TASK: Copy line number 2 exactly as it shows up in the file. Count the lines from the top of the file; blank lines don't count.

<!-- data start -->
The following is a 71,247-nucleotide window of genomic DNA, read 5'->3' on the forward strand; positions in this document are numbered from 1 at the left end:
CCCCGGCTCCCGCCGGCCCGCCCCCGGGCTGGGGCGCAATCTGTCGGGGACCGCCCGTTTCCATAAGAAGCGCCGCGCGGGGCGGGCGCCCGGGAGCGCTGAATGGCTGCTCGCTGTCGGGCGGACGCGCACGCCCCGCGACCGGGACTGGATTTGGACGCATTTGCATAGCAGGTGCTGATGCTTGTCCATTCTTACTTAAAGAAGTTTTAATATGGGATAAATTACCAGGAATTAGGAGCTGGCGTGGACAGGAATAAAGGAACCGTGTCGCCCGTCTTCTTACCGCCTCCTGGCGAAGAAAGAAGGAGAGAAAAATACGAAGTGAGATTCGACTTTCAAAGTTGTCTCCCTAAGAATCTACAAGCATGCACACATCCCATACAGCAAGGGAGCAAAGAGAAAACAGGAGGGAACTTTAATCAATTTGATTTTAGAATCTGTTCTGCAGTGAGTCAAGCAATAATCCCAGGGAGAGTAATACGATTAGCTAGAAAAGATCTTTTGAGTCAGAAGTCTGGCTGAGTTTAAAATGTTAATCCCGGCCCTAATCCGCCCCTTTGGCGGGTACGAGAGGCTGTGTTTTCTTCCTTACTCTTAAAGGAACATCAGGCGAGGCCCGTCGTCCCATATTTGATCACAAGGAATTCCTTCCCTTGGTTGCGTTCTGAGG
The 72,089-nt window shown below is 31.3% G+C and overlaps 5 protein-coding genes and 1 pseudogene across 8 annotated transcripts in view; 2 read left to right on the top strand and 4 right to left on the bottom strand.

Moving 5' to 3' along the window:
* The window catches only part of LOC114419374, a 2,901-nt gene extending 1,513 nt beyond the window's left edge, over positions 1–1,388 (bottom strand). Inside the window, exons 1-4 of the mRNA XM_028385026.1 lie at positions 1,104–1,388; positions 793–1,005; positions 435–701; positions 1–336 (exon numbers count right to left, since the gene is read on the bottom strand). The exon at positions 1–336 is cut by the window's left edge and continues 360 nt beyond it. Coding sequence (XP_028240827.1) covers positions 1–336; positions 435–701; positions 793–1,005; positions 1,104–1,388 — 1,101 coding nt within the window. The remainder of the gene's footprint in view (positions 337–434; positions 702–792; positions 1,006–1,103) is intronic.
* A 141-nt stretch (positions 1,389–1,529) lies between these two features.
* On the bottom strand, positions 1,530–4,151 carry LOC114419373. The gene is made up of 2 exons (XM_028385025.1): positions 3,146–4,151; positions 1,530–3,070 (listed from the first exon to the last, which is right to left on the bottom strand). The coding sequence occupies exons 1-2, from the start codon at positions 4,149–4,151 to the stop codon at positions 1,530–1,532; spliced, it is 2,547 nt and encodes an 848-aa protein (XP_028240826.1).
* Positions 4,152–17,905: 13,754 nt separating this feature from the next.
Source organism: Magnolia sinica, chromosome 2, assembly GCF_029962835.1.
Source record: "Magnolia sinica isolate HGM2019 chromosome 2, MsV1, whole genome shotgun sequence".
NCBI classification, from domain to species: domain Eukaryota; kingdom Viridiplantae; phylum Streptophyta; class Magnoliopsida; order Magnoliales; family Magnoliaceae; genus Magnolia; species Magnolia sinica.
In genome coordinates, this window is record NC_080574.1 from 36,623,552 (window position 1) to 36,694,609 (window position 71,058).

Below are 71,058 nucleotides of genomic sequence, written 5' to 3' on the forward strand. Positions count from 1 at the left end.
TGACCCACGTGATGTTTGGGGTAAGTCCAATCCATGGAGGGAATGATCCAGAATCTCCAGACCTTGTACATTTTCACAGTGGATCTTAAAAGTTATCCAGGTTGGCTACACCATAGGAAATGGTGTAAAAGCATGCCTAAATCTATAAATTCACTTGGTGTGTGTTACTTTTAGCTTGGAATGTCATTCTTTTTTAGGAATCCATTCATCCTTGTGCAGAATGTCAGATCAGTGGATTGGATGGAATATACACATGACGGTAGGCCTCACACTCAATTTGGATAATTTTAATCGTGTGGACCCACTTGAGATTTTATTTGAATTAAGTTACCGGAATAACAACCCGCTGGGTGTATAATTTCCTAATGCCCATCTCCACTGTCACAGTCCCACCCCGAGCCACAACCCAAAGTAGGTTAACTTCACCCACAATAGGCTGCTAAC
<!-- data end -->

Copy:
CCCCGGCTCCCGCCGGCCCGCCCCCGGGCTGGGGCGCAATCTGTCGGGGACCGCCCGTTTCCATAAGAAGCGCCGCGCGGGGCGGGCGCCCGGGAGCGCTGAATGGCTGCTCGCTGTCGGGCGGACGCGCACGCCCCGCGACCGGGACTGGATTTGGACGCATTTGCATAGCAGGTGCTGATGCTTGTCCATTCTTACTTAAAGAAGTTTTAATATGGGATAAATTACCAGGAATTAGGAGCTGGCGTGGACAGGAATAAAGGAACCGTGTCGCCCGTCTTCTTACCGCCTCCTGGCGAAGAAAGAAGGAGAGAAAAATACGAAGTGAGATTCGACTTTCAAAGTTGTCTCCCTAAGAATCTACAAGCATGCACACATCCCATACAGCAAGGGAGCAAAGAGAAAACAGGAGGGAACTTTAATCAATTTGATTTTAGAATCTGTTCTGCAGTGAGTCAAGCAATAATCCCAGGGAGAGTAATACGATTAGCTAGAAAAGATCTTTTGAGTCAGAAGTCTGGCTGAGTTTAAAATGTTAATCCCGGCCCTAATCCGCCCCTTTGGCGGGTACGAGAGGCTGTGTTTTCTTCCTTACTCTTAAAGGAACATCAGGCGAGGCCCGTCGTCCCATATTTGATCACAAGGAATTCCTTCCCTTGGTTGCGTTCTGAGG